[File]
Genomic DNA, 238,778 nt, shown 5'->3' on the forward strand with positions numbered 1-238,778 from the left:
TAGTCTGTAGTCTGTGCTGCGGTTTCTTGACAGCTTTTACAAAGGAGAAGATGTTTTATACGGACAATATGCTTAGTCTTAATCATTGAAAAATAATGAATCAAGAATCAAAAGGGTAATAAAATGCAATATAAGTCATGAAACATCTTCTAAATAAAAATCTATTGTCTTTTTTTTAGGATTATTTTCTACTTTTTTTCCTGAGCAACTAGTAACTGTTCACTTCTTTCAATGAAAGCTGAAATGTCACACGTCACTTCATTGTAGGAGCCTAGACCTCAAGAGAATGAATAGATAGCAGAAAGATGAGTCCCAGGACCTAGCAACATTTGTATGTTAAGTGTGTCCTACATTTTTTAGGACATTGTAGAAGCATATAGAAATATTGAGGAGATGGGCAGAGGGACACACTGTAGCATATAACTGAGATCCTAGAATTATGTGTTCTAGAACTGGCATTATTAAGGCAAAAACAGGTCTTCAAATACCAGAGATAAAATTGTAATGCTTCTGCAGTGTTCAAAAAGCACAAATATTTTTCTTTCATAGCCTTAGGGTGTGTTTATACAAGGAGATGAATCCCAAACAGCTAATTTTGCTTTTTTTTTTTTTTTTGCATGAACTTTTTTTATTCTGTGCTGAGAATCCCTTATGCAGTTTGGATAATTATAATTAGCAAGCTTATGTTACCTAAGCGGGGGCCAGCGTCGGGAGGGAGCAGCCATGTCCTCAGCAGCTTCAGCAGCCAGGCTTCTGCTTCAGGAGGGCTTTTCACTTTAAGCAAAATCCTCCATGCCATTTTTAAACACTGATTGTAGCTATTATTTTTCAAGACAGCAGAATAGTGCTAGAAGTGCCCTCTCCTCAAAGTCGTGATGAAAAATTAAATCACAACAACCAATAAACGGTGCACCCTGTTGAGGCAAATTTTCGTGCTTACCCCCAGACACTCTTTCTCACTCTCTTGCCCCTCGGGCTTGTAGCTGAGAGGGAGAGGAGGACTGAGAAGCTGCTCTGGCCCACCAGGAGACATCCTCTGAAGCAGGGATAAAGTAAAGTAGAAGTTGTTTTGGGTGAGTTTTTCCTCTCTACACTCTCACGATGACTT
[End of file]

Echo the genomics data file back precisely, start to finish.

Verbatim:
Genomic DNA, 238,778 nt, shown 5'->3' on the forward strand with positions numbered 1-238,778 from the left:
TAGTCTGTAGTCTGTGCTGCGGTTTCTTGACAGCTTTTACAAAGGAGAAGATGTTTTATACGGACAATATGCTTAGTCTTAATCATTGAAAAATAATGAATCAAGAATCAAAAGGGTAATAAAATGCAATATAAGTCATGAAACATCTTCTAAATAAAAATCTATTGTCTTTTTTTTAGGATTATTTTCTACTTTTTTTCCTGAGCAACTAGTAACTGTTCACTTCTTTCAATGAAAGCTGAAATGTCACACGTCACTTCATTGTAGGAGCCTAGACCTCAAGAGAATGAATAGATAGCAGAAAGATGAGTCCCAGGACCTAGCAACATTTGTATGTTAAGTGTGTCCTACATTTTTTAGGACATTGTAGAAGCATATAGAAATATTGAGGAGATGGGCAGAGGGACACACTGTAGCATATAACTGAGATCCTAGAATTATGTGTTCTAGAACTGGCATTATTAAGGCAAAAACAGGTCTTCAAATACCAGAGATAAAATTGTAATGCTTCTGCAGTGTTCAAAAAGCACAAATATTTTTCTTTCATAGCCTTAGGGTGTGTTTATACAAGGAGATGAATCCCAAACAGCTAATTTTGCTTTTTTTTTTTTTTTTGCATGAACTTTTTTTATTCTGTGCTGAGAATCCCTTATGCAGTTTGGATAATTATAATTAGCAAGCTTATGTTACCTAAGCGGGGGCCAGCGTCGGGAGGGAGCAGCCATGTCCTCAGCAGCTTCAGCAGCCAGGCTTCTGCTTCAGGAGGGCTTTTCACTTTAAGCAAAATCCTCCATGCCATTTTTAAACACTGATTGTAGCTATTATTTTTCAAGACAGCAGAATAGTGCTAGAAGTGCCCTCTCCTCAAAGTCGTGATGAAAAATTAAATCACAACAACCAATAAACGGTGCACCCTGTTGAGGCAAATTTTCGTGCTTACCCCCAGACACTCTTTCTCACTCTCTTGCCCCTCGGGCTTGTAGCTGAGAGGGAGAGGAGGACTGAGAAGCTGCTCTGGCCCACCAGGAGACATCCTCTGAAGCAGGGATAAAGTAAAGTAGAAGTTGTTTTGGGTGAGTTTTTCCTCTCTACACTCTCACGATGACTT